You know what everybody needs in this world? To become dangerous.

That’s the only equality. That’s the only freedom.

I plugged the leading wire into my neck-port and donned the skeletal mask.

“You’re six feet deep in over your head, Frode.” Ashmedai was on his perch again, looking down at where I worked on the floor.

Night had fallen again outside and the poor incandescent light remaining was straining my focus. My skin was crawling with nervous energy, I was so beyond ready to act. Tonight was the night I moved on my goal.

My entire life had been leading up to this, I realized. So many sleepers in their skyscraper coffins would pass up this day as ignorant as the last. With them nothing would change and as the city’s rot progressed they’d play their luck that the next fleshy harvest fell on another door. Every day the same.

But not for me. Whatever happened tonight, I would never forget.

I laughed as I stood. The mask in my hands was a patchwork of electronics, wires wrapping around my neck, running into me and behind into a backpack. The mask itself was Jerry’s faceplate, a white skull marring the front.

I felt bad about dismantling him. But he would live on. We could both evolve. Continue reading


My vision was captured by what I was being shown, but I could feel, as if I were a blind man, Dag’s hand grabbing mine, keeping me stable.

“Don’t give it anything. Don’t think about anything,” he warned me. “It can’t see your memories if you don’t access them.”

What I saw was a grey landscape. The dead bodies piled up, the broken machinery strewn across miles of land, all of it the sight of war.

Michael guided me, stepping over corpses. That was its name, I knew.

The dark clouds overhead rumbled. Sheet lightning flashed.

“A slaughter,” he said. “But you had your revenge.

“What revenge?” I asked.

This isn’t real.

But the data was. Normal people, their eyes could be fooled by computer-generated imagery. With my mind, though, I had learned a long time ago to distinguish even perfect replications. It wasn’t easy, sometimes lies walked a thin line of amalgamated truths. But I knew BCI input from my own organs.

But this was raw. Clarity increased wherever the shadow scanned its head, and I could tell he had walked here before. This was the AI’s memory.

Oh, Christ.

The soil was stained with blood and oil under my bare toes. Continue reading


The reason I hated electric dreams was always that I was too good for them. I might have said I could be happy as a Sleeper. Watch porn, sit on imaginary hilltops at the end of the world. But I would always be thinking. I could have given myself permission to fade, but that was something we looked for externally. The knowledge it was okay to let go. But I could never be bound to that place because I could never bring myself to choose something so comfortable.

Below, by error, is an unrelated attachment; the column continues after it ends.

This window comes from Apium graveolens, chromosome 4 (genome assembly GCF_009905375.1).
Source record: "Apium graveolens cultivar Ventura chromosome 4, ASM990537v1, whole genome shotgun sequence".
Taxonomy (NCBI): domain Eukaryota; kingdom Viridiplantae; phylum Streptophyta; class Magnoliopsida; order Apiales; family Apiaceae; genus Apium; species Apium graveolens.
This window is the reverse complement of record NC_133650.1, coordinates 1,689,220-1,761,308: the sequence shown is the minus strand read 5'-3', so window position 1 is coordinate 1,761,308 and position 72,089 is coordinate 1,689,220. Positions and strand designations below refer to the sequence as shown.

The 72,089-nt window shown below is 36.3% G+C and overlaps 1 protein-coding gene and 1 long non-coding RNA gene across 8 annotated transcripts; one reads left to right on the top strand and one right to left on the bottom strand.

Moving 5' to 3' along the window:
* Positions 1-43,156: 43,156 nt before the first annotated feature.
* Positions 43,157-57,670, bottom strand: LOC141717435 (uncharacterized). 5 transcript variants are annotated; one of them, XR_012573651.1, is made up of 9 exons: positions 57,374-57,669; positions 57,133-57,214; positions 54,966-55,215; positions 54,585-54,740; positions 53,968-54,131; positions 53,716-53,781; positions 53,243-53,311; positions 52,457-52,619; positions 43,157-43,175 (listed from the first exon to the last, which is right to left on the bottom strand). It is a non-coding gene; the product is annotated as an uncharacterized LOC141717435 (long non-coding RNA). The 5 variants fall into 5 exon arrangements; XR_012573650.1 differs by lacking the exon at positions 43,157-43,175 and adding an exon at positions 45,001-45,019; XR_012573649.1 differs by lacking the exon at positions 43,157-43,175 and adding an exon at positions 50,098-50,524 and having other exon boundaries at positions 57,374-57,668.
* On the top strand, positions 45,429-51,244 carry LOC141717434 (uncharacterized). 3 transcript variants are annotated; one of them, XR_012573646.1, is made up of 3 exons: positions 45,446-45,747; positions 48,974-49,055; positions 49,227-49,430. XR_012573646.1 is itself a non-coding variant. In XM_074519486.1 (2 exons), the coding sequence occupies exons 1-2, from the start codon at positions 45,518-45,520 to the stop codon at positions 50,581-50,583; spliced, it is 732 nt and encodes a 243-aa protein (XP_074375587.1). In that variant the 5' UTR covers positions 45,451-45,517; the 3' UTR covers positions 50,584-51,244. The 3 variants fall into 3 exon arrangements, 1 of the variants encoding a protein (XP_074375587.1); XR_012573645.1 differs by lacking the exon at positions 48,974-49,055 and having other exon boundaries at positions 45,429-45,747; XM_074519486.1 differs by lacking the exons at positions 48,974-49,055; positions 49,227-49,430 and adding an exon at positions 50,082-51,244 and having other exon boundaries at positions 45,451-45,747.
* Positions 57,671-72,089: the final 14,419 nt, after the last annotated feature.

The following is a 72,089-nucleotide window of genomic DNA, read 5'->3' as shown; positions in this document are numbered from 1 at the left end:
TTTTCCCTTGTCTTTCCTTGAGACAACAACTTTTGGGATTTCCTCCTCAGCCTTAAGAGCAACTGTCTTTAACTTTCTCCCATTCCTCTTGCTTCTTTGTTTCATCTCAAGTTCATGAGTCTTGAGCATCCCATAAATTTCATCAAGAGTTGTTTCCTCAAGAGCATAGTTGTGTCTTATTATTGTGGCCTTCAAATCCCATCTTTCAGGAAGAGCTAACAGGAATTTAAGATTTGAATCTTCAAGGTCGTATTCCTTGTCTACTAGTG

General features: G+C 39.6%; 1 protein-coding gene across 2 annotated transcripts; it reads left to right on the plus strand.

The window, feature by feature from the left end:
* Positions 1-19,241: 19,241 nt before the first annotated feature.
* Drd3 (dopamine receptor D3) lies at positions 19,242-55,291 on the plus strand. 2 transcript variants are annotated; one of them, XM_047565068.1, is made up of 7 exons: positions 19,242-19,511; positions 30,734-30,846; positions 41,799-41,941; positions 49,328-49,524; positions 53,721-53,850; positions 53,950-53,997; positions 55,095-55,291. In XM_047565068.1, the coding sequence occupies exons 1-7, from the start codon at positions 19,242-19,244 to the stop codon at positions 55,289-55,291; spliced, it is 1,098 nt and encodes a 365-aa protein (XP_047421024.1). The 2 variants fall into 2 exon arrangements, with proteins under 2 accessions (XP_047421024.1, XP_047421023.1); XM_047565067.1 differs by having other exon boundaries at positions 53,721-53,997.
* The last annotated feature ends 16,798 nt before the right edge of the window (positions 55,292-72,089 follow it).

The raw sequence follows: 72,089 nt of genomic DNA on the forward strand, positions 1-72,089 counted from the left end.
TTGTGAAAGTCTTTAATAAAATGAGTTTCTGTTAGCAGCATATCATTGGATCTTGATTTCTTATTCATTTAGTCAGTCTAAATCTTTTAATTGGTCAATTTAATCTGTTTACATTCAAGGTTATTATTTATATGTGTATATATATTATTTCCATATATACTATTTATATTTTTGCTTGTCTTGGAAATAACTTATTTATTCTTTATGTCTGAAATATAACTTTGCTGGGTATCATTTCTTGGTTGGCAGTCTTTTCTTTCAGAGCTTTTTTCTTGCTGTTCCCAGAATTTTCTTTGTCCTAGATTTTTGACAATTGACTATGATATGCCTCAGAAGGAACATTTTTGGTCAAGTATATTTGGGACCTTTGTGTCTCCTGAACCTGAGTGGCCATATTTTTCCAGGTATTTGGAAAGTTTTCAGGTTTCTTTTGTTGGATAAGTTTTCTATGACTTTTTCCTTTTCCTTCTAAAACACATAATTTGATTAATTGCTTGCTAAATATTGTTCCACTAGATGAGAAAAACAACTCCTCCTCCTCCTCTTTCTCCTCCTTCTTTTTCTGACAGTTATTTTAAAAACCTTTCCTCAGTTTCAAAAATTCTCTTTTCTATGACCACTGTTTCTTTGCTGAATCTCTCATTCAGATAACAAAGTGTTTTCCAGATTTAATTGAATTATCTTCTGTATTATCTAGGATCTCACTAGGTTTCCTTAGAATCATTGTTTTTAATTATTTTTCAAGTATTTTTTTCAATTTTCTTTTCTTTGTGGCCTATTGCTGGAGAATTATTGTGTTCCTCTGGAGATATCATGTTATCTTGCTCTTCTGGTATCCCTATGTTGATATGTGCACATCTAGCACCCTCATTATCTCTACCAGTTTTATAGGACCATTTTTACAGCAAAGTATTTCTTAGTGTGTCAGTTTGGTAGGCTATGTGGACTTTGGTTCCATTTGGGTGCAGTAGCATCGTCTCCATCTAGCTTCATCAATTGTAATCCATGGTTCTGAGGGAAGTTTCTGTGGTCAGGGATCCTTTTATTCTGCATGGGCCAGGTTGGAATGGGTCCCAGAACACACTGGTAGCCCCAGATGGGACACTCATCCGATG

My anxious indecision was a blessing, in a screwy way.

The strongest chains are those fitted for the weak. Lies were exactly that.

I recognized the illusion as it came to me. The rawness of false and artificial data input.

I stood above the Earth, now. The atmosphere was a blue haze at my feet and the void was lit in a trillion-star mosaic. I saw the moon in the distance, a pure white circle. The scale of it all was ecstatic.

Suddenly an eclipsing movement came. It grew to hide the moon.

A black orb moved between us, a negative space in my view, like a pit in reality. It was the dead god. It hovered close, far closer than any other object to me. Only the slightest shine defined its surface against the night.

As it floated it did the impossible. It shifted where it was, its exterior beginning to divide into two imperfectly overlapping spheres drifting apart. They moved into an equidistant placing in front of me. Two sleek black disks. They sunk back, the space around them changing as their surfaces adjusted to a new depth. They were like lenses coming into focus.

Two round, glassy eyes as a face came forward out of the fading stars behind them. Pale, expression vacant, the face changed in scale as the body came into view. A lonely and small person, his figure cut out by the shadows.

Wally fell to his knees, splashing down in a puddle.

It hurts. Continue reading


Heaven poured out its angels.

With eyes screwed shut, inky shapes in thought stretched out to stranger perspectives. They were impression buried beneath reality, like memory. My free hand burned then as I clenched it.

I inhaled.

Blackened oil roiled in my mind, the sight of it washing pink flesh, permeating and staining it sallow in the dark contractions of my lungs. I really should quit, I thought.

My eyes opened.

Cold breath appeared on a plume of smoke. Heat and moist air came against the frigid breeze and distant light in a drifting fog. I took another intake, the rain pattering lightly around me. The plastic umbrella over my head was propped against my shoulder, my leg pulled up against my chest to brace it as I sat.

The midday gloom was hanging low, flowing overhead between the concrete heights of the school. The thirty-foot tall red sign for spicy noodles blazed across the street. The playground was only just around the corner from where the buses were loading. From the top of the slide, I had an eye on them.

Only a moment more to breathe.

I had one more drag before dropping it, strangling a cough as I did. That last exhale sputtered out. I picked up my legs and slid, the wet slide soaking me on the short ride to a quick stop.

“You look stupid.” Continue reading